If you know what to measure for, you will be better prepared to gauge whether the issue is the quality of the idea or the readiness of the customer. The latter calls for a phased approach, looking for early adopters and building momentum. The former calls for a post mortem and return to the drawing board. Key things to consider measuring include the effectiveness of collaboration efforts, impact on brand differentiation and consumer behavior.

Have a holistic approach. Though Viima Solutions makes their bread and butter on companies that use their software, they’re the first to admit that the biggest mistake is to think that innovation is easy, or something that can be achieved with a couple of quick superficial projects like introducing a new software tool or organizing a couple of idea challenges. These kinds of tools and methods are essential for driving sustainable results within the organization but won’t lead to innovation in and of themselves.

What’s ultimately needed is a holistic and determined effort that combines all the key aspects of innovation management: strategy, culture, structures and capabilities. The right tools certainly help across all of these factors, and in putting it all together, but you’re still going to need to put in the work to get all of those different aspects right.

Source: https://www.forbes.com/sites/hvmacarthur/2019/07/03/can-you-make-innovation-happen/#2f017db1b89c


07 May 2019
Advocates of gifted students worry about future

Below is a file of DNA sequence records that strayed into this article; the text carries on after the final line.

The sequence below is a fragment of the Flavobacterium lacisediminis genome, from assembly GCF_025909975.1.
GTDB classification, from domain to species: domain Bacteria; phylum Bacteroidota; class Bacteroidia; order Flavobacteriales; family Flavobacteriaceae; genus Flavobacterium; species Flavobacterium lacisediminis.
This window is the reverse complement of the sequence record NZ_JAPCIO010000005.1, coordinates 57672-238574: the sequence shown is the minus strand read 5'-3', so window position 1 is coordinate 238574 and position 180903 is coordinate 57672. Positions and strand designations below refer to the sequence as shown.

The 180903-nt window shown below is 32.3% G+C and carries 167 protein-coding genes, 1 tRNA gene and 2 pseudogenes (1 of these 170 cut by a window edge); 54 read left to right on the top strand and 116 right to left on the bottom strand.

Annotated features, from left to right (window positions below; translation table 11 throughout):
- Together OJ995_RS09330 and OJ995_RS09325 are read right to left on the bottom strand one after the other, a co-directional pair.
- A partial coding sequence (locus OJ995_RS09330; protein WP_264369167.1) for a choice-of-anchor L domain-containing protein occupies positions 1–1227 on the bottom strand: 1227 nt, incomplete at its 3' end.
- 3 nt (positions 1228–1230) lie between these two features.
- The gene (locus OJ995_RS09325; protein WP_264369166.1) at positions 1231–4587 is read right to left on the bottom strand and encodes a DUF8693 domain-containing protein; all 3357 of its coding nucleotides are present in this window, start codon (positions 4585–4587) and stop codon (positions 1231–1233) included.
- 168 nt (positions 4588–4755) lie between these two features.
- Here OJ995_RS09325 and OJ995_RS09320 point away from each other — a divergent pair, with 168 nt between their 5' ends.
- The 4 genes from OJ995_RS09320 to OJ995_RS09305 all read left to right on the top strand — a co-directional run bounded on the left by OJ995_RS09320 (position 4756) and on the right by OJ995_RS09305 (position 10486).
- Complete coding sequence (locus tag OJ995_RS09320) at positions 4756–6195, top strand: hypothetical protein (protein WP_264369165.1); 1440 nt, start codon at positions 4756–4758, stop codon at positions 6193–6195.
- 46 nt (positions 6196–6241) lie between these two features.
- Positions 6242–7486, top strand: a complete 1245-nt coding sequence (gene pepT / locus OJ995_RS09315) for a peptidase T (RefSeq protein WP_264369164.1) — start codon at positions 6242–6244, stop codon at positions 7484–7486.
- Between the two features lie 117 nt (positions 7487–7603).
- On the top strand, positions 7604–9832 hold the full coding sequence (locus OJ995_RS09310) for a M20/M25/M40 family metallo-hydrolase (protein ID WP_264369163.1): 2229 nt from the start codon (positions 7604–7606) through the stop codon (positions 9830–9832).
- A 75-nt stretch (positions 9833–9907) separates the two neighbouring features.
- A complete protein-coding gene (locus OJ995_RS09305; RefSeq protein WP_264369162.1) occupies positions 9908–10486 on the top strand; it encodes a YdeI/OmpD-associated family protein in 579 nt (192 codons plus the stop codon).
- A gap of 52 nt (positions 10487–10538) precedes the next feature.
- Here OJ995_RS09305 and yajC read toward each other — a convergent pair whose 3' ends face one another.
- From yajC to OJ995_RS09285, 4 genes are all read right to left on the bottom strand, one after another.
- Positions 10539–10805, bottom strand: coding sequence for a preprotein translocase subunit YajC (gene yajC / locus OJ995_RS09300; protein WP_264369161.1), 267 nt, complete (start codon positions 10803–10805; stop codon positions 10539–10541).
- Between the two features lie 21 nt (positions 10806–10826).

Advocates of gifted students worry about future

Moore Public Schools’ plan to discontinue a weekly class for its gifted students has raised concerns with state advocates for gifted education and rankled parents and teachers within the district.

The president of an Oklahoma association for gifted students said the move by such a large district is a “red flag” and sends a message that gifted students don’t need this type of special service. However, there’s no indication so far that many districts are eliminating gifted programs.

Moore Public Schools is the state’s fourth-largest district and received $2.7 million in state funds for gifted students this school year, more than any other district, according to state data.

The district announced last fall it will no longer offer Students Experiencing Appropriate Research and Creative Happenings, or “SEARCH,” a specialized class for students who score in the top 3 percent of intellectual ability. Beginning in 2019-20, Moore is implementing a STEAM class (science, technology, engineering, art and math) for all elementary students and plans to group gifted kids together within that class.